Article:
Effectively, not possible! Linux/Unix passwords are encrypted with (at the minimum) with 56-bit DES encryption, and they are one-way encrypted (no way to determine plain-text from encrypted version). My suggestion is to boot with a recovery CD/DVD/USB drive, mount your root file system, and set the user password to blank in /etc/shadow. Then boot, login (no password needed) and reset the password.
You can download a recovery and/or live CD/DVD from the distribution web site for your version. When you boot from the CD/DVD, login as root. Then you will create a mount point (directory) for the system / directory, such as: mkdir /mnt/rootfs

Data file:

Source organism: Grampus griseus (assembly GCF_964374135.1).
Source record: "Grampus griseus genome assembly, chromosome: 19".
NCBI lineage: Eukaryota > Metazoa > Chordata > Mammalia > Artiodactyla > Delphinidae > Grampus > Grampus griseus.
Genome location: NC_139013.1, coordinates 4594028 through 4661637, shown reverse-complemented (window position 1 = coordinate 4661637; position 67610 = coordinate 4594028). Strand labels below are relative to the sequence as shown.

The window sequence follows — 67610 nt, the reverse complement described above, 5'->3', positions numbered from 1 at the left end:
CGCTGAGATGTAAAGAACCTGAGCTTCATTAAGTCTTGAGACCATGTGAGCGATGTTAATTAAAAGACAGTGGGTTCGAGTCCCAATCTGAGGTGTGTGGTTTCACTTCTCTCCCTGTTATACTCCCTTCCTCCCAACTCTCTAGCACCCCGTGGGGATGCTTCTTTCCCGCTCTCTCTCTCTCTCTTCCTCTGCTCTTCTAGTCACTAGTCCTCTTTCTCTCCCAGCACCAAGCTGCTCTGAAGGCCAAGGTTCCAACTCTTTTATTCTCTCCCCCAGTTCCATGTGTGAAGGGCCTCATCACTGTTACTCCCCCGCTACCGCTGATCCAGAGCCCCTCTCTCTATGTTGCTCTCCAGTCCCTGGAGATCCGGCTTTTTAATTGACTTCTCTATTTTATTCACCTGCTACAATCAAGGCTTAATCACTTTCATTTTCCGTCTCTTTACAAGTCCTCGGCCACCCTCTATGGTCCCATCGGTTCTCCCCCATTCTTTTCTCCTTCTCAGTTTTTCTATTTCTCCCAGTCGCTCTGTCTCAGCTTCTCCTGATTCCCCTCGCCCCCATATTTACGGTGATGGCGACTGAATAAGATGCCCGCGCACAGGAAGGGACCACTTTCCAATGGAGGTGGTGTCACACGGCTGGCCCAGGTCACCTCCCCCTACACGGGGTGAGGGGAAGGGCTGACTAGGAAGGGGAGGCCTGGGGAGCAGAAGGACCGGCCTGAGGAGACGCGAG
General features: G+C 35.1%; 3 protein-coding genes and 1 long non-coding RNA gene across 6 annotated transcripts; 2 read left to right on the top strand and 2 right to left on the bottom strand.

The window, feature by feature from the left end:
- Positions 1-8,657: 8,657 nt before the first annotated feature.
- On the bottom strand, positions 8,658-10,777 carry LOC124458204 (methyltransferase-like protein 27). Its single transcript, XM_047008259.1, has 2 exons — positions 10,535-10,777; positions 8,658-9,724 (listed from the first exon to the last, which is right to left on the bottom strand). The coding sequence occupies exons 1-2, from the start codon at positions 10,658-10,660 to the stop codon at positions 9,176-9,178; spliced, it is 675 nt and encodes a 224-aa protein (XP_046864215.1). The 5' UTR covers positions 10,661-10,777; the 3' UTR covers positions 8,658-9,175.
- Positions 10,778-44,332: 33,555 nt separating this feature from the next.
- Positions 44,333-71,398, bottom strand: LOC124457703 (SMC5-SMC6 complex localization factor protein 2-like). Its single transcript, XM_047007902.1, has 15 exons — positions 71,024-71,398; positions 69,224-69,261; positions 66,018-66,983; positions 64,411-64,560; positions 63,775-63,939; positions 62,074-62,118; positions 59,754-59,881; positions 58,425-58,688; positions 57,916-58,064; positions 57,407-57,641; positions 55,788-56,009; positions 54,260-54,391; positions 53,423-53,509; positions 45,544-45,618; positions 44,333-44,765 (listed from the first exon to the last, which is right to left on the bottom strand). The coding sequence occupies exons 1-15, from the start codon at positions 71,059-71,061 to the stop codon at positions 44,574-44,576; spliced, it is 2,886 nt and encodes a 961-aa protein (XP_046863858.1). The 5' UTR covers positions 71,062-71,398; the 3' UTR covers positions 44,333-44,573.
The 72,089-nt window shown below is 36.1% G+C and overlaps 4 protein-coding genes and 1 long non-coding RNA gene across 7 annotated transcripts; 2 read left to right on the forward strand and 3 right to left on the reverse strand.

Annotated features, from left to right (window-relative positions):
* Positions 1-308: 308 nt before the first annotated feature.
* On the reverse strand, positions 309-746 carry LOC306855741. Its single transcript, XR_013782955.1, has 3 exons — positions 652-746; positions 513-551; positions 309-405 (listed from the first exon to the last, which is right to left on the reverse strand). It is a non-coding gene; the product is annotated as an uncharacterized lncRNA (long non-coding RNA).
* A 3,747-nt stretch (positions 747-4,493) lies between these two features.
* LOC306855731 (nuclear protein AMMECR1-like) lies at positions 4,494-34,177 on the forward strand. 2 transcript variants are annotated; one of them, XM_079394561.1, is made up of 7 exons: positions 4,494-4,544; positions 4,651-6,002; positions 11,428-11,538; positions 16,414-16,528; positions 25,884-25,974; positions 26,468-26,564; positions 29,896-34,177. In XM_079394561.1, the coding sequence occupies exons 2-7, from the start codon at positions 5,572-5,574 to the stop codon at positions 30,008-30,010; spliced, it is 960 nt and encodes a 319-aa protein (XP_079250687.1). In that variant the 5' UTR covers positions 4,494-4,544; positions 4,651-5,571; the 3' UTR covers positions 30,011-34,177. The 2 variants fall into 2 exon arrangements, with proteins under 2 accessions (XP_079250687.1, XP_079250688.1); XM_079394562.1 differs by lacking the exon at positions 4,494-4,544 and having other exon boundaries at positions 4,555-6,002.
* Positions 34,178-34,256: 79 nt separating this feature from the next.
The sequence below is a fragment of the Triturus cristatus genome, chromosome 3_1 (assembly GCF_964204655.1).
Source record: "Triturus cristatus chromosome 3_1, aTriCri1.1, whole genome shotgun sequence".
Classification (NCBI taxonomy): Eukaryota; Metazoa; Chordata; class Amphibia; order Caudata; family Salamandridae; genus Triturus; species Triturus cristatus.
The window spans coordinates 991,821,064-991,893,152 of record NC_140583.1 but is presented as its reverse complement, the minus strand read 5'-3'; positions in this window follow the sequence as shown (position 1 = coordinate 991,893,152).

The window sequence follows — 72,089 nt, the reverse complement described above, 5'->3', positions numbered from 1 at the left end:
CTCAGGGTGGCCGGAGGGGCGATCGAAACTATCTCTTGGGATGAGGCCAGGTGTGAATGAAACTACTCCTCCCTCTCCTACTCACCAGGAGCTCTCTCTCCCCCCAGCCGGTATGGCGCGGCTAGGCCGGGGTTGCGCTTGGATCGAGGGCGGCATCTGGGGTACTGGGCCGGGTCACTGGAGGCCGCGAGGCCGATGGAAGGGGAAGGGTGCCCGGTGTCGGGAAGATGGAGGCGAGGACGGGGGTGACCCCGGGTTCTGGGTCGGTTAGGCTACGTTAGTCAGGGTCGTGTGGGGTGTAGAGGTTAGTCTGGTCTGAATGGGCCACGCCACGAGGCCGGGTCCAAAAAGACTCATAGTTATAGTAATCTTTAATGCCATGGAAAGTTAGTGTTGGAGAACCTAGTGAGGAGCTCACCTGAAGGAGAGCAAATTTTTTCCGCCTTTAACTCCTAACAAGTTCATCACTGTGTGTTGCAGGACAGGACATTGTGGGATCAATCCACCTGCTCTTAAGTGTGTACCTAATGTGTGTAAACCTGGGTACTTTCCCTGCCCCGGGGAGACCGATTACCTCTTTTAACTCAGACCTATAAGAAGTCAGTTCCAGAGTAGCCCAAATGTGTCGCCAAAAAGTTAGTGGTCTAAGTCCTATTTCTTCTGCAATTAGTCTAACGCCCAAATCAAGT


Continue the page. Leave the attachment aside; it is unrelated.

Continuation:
Finally, you will mount the root file system, assuming it is the 3rd partition on the system drive, as: mount /dev/sda3 /mnt/rootfs - at this point you can access your shadow password file (a text file) which would be /mnt/rootfs/etc/shadow
In any case, get the recovery/live CD/DVD, get to where you can boot up and logged in as the root user. Then we can help walk you through the process in detail.
Hi rubberman: Just wanted to let you know that my neighbor fixed my computer. He uninstalled UBUNTU for me. Much better now. Thank you so much for your time and effort in trying to help me. Much appreciated.
i am a student of diploma in electronics and telecomm
can anyone suggest me projects related to the below domains:-
electrical and electronics